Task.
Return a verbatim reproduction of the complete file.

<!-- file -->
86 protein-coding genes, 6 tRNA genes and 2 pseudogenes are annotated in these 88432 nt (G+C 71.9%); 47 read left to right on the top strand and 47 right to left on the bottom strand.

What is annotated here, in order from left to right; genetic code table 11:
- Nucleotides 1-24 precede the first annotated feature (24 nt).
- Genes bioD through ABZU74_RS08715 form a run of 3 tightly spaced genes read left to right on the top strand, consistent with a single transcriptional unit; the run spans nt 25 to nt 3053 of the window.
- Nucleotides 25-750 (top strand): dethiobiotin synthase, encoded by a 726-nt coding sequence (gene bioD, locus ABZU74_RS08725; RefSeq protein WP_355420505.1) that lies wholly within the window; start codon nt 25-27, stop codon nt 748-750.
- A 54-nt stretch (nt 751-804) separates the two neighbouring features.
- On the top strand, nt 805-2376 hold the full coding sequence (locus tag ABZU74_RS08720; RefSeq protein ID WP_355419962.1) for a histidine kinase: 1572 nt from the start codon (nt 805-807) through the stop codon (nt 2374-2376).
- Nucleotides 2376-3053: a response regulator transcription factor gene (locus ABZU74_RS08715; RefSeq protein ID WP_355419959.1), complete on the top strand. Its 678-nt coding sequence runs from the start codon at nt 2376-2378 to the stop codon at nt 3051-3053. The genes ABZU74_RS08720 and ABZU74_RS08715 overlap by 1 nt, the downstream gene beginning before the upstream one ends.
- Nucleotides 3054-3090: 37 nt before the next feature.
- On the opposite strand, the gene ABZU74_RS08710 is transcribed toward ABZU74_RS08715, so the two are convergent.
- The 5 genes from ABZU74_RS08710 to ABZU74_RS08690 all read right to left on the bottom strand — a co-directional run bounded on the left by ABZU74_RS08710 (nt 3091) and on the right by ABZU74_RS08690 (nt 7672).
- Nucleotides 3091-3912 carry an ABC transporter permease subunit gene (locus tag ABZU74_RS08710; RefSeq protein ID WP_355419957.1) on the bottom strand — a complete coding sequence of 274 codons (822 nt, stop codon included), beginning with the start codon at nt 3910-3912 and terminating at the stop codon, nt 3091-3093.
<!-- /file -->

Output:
86 protein-coding genes, 6 tRNA genes and 2 pseudogenes are annotated in these 88432 nt (G+C 71.9%); 47 read left to right on the top strand and 47 right to left on the bottom strand.

What is annotated here, in order from left to right; genetic code table 11:
- Nucleotides 1-24 precede the first annotated feature (24 nt).
- Genes bioD through ABZU74_RS08715 form a run of 3 tightly spaced genes read left to right on the top strand, consistent with a single transcriptional unit; the run spans nt 25 to nt 3053 of the window.
- Nucleotides 25-750 (top strand): dethiobiotin synthase, encoded by a 726-nt coding sequence (gene bioD, locus ABZU74_RS08725; RefSeq protein WP_355420505.1) that lies wholly within the window; start codon nt 25-27, stop codon nt 748-750.
- A 54-nt stretch (nt 751-804) separates the two neighbouring features.
- On the top strand, nt 805-2376 hold the full coding sequence (locus tag ABZU74_RS08720; RefSeq protein ID WP_355419962.1) for a histidine kinase: 1572 nt from the start codon (nt 805-807) through the stop codon (nt 2374-2376).
- Nucleotides 2376-3053: a response regulator transcription factor gene (locus ABZU74_RS08715; RefSeq protein ID WP_355419959.1), complete on the top strand. Its 678-nt coding sequence runs from the start codon at nt 2376-2378 to the stop codon at nt 3051-3053. The genes ABZU74_RS08720 and ABZU74_RS08715 overlap by 1 nt, the downstream gene beginning before the upstream one ends.
- Nucleotides 3054-3090: 37 nt before the next feature.
- On the opposite strand, the gene ABZU74_RS08710 is transcribed toward ABZU74_RS08715, so the two are convergent.
- The 5 genes from ABZU74_RS08710 to ABZU74_RS08690 all read right to left on the bottom strand — a co-directional run bounded on the left by ABZU74_RS08710 (nt 3091) and on the right by ABZU74_RS08690 (nt 7672).
- Nucleotides 3091-3912 carry an ABC transporter permease subunit gene (locus tag ABZU74_RS08710; RefSeq protein ID WP_355419957.1) on the bottom strand — a complete coding sequence of 274 codons (822 nt, stop codon included), beginning with the start codon at nt 3910-3912 and terminating at the stop codon, nt 3091-3093.